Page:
A concussion happens when someone sustains a hit to the head or a force to the body. By causing the brain and head to move quickly back and forth, it disrupts the balance of chemicals in the brain. Symptoms can include headache, vision changes, dizziness, nausea, difficulty concentrating or sleep changes. You don’t have to be “knocked out” to sustain a concussion. A health care provider diagnoses the condition.
Recovery from a concussion involves resting from physical activity—and often from cognitive, or “thinking,” activities, too. Health care providers may administer computerized tests to assess how the brain is healing and follow the patient’s progress. A concussion’s symptoms often resolve within a few weeks.
If you sustain a concussion, it’s very important to sit out of activities that put you at risk for hitting your head again. Time away from sports, gym class or other activities may be necessary. This allows the brain to heal properly. If you sustain a second concussion before healing from a first injury, you are at risk of a more severe concussion and longer-lasting symptoms. You’re also at risk of second impact syndrome. Although second impact syndrome is rare, there are cases in which people received severe brain injuries after a recent concussion. The reasons are not well understood, but the connection could be severe brain swelling or the loss of the brain’s ability to regulate its blood supply, which could lead to coma or death.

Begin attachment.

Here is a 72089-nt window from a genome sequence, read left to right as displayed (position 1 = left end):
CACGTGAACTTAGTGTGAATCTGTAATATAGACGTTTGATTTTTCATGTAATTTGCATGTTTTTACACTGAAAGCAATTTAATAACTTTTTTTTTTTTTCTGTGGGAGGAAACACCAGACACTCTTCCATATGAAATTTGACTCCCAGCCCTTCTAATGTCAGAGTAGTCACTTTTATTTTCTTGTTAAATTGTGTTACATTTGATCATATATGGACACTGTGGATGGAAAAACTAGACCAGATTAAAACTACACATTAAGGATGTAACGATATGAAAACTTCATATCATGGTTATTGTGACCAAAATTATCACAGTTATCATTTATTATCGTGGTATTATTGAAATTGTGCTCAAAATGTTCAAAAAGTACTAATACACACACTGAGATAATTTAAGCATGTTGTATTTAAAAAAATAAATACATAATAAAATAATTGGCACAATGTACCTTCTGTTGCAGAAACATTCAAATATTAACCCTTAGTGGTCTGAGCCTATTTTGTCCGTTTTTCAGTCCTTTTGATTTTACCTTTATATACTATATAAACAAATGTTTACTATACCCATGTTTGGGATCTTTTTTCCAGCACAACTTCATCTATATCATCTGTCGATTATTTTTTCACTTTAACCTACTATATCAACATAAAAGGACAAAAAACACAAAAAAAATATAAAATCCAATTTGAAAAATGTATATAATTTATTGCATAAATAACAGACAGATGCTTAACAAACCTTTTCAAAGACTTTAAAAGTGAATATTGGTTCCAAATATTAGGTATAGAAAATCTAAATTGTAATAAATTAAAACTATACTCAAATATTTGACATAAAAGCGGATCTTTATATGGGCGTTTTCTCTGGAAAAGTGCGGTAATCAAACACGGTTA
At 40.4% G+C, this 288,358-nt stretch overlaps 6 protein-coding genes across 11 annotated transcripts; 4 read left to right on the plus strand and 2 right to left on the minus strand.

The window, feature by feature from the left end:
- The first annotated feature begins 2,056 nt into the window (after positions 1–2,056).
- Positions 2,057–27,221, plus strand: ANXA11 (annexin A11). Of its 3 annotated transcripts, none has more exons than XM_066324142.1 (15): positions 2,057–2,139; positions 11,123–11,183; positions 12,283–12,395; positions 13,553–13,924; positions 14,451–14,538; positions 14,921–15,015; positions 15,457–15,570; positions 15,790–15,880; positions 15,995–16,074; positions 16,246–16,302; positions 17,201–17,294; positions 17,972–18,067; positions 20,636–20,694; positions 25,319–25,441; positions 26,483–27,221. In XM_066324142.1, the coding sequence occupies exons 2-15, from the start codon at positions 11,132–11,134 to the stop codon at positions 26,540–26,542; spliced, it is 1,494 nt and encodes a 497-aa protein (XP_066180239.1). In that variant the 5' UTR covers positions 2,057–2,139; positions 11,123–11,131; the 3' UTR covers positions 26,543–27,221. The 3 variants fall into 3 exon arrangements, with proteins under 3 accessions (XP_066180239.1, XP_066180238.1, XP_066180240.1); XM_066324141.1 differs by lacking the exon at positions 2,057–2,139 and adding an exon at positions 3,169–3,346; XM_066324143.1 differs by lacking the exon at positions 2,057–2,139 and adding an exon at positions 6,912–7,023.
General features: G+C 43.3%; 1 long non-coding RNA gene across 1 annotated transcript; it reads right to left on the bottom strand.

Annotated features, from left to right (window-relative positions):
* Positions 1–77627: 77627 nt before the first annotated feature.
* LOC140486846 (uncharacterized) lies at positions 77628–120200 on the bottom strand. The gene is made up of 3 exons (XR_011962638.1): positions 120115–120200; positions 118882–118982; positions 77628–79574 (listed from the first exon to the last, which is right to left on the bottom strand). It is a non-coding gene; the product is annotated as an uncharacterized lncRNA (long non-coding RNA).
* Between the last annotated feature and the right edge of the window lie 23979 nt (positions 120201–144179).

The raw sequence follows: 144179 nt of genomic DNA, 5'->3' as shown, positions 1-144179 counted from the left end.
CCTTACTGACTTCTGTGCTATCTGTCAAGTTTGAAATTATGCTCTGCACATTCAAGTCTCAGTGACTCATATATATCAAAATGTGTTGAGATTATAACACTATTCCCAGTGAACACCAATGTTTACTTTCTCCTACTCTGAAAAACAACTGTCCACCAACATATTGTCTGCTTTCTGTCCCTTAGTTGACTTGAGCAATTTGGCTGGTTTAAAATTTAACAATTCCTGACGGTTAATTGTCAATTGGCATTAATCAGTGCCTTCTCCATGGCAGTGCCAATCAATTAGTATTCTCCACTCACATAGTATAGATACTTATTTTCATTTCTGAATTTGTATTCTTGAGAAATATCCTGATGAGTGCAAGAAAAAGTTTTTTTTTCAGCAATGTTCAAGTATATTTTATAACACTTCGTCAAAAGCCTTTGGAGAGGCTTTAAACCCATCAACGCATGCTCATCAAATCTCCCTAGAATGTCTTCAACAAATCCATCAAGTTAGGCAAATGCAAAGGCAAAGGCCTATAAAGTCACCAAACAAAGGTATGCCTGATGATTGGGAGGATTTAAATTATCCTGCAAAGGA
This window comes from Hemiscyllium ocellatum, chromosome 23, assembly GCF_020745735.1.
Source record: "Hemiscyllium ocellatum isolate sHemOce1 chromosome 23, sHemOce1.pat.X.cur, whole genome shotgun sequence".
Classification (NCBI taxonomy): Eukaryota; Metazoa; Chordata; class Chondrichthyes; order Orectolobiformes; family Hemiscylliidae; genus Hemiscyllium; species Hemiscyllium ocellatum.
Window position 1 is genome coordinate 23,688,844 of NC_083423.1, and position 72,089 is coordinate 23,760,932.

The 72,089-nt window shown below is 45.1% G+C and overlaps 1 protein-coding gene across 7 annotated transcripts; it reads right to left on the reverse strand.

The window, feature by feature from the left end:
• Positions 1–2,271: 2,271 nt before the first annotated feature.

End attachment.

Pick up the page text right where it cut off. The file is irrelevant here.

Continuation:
At Gillette, our team draws on the expertise of health care providers from rehabilitation medicine, neurosurgery, and neurology to carefully assess each injury. If symptoms persist, our therapists, psychologists, and neuropsychologists help with a plan and therapeutic interventions to reduce symptoms while enabling patients to return to school and re-engage in cognitive and physical activities. Our social work team works closely with the school team to smooth the transition. Our team rallies around each student or athlete to support their quickest return to full participation in school and activities.
Harom, et al. American Medical Society for Sports Medicine position statement: concussion in sport. Br J Sports Med (47); 15-26, 2013.
Angela Sinner, D.O., specializes in pediatric rehabilitation medicine with a special interest in spina bifida, neurotrauma, and spasticity management. She received her doctor of osteopathic medicine degree from Des Moines University’s College of Osteopathic Medicine in Des Moines, Iowa. She completed a physical medicine and rehabilitation residency at the University of Minnesota Medical School in Minneapolis, and then completed specialty training at Gillette Children's Specialty Healthcare through a fellowship in pediatric rehabilitation medicine.
She has made numerous professional presentations on topics including posterior fossa syndrome autonomic dysfunction in severe traumatic brain injury, and spinal cord injury evaluation. Her recent research has focused on intrathecal baclofen pump management as well as hypercalcemia incidence and treatment in spinal cord injury.